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Deputy Blocks Video Recording of Arrest, Reinforcing the Need for Body Cams


Over the course of my 13-year career as a local breaking news reporter and investigative journalist, I have always professed my support of law enforcement. I was raised to be a law-abiding citizen, respect Old Glory, and even served my country in the U.S. Navy. My mother taught me to never lie and help others whenever possible. As naïve as it may sound, I was raised to trust all law enforcement officers, the judicial system, and thought that at the very least, I would always have the right to exercise free speech, without risk of persecution or penalty - but was I wrong. I won't digress into writing a book (again). You can watch my documentary, Behind the Gate, for details into that nightmare.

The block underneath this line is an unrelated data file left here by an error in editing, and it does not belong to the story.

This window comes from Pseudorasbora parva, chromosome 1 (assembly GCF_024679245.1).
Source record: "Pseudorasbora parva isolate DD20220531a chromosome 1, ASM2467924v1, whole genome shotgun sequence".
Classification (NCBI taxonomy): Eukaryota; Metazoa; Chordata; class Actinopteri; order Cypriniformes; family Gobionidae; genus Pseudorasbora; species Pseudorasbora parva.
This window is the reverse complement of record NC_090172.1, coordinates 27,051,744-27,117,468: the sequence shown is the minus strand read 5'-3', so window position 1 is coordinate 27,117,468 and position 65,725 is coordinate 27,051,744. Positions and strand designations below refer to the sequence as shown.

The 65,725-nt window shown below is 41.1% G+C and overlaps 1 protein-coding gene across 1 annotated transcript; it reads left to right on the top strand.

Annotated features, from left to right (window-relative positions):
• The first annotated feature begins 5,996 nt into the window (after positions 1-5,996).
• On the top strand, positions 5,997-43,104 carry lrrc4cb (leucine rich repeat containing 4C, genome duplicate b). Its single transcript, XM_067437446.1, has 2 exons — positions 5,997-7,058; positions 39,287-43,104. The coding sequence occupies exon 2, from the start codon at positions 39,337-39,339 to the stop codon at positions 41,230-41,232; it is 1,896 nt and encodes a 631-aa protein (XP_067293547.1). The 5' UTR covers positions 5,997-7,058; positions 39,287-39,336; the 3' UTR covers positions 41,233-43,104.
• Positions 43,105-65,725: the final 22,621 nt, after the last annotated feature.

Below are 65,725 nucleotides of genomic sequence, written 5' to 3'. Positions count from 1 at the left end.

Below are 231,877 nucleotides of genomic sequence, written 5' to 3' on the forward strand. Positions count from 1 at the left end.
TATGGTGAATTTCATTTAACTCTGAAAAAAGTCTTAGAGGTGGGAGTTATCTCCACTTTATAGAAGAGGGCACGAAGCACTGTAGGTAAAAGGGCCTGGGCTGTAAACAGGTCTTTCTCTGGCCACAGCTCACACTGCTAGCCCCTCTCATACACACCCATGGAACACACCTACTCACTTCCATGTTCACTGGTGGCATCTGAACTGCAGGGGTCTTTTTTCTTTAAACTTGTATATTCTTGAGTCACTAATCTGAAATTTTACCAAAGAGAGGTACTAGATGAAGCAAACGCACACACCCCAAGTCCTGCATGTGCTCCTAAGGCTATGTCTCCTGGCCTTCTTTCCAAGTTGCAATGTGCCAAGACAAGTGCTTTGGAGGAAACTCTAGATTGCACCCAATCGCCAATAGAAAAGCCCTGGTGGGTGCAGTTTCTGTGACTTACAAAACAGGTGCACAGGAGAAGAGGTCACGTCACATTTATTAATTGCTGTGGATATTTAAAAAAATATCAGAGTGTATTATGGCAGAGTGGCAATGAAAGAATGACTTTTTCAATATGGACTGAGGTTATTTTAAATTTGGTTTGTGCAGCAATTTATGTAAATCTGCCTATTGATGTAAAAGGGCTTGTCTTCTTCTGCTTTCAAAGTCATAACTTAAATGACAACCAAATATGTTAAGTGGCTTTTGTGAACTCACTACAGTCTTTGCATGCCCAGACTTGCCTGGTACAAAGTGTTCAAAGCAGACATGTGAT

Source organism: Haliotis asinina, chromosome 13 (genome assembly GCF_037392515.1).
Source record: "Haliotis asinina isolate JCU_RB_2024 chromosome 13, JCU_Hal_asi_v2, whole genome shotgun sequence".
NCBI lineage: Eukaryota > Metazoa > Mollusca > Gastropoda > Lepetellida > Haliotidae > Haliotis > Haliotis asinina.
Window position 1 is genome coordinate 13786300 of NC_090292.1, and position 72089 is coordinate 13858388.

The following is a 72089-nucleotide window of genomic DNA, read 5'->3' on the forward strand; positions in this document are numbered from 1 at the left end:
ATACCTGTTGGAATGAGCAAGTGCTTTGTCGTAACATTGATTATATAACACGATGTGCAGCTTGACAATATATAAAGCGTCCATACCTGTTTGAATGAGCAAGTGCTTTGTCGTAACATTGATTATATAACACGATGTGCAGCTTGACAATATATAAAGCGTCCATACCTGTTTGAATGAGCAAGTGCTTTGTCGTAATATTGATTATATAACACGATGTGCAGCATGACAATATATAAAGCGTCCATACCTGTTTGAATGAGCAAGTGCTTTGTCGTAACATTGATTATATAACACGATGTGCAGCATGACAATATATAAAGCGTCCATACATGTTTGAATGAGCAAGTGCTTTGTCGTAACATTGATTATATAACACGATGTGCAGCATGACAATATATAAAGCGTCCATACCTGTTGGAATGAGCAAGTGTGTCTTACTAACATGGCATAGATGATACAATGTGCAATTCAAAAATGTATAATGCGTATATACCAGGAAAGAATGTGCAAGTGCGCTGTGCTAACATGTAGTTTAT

The question of whether law enforcement officers should wear body cameras or not is no longer up for debate. The technology is here, it's affordable, it reduces frivolous lawsuits, protects both the officer and the citizen, and actually saves lives. How does it save lives? Just like an openly carried firearm deters criminals from victimizing the bearer, body cameras let criminals know that their every action is being recorded. If they can't get away with a violent attack on a law enforcement officer, then they probably won't commit the crime. If they do, they will be identified and held accountable.